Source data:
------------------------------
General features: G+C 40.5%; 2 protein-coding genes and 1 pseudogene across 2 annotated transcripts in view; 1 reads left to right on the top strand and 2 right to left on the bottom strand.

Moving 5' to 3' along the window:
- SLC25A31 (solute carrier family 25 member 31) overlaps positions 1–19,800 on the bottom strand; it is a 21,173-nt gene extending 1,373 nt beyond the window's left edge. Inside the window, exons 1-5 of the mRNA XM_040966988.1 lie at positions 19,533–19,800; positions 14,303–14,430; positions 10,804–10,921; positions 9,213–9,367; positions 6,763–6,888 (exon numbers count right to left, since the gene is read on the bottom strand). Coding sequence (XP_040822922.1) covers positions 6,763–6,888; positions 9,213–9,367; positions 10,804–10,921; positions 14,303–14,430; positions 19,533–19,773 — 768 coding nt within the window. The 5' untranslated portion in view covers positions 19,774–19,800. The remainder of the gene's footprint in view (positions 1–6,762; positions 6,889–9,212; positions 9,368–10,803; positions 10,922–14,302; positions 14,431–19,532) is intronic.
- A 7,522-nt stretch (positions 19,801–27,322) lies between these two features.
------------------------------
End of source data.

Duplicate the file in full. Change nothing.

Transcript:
General features: G+C 40.5%; 2 protein-coding genes and 1 pseudogene across 2 annotated transcripts in view; 1 reads left to right on the top strand and 2 right to left on the bottom strand.

Moving 5' to 3' along the window:
- SLC25A31 (solute carrier family 25 member 31) overlaps positions 1–19,800 on the bottom strand; it is a 21,173-nt gene extending 1,373 nt beyond the window's left edge. Inside the window, exons 1-5 of the mRNA XM_040966988.1 lie at positions 19,533–19,800; positions 14,303–14,430; positions 10,804–10,921; positions 9,213–9,367; positions 6,763–6,888 (exon numbers count right to left, since the gene is read on the bottom strand). Coding sequence (XP_040822922.1) covers positions 6,763–6,888; positions 9,213–9,367; positions 10,804–10,921; positions 14,303–14,430; positions 19,533–19,773 — 768 coding nt within the window. The 5' untranslated portion in view covers positions 19,774–19,800. The remainder of the gene's footprint in view (positions 1–6,762; positions 6,889–9,212; positions 9,368–10,803; positions 10,922–14,302; positions 14,431–19,532) is intronic.
- A 7,522-nt stretch (positions 19,801–27,322) lies between these two features.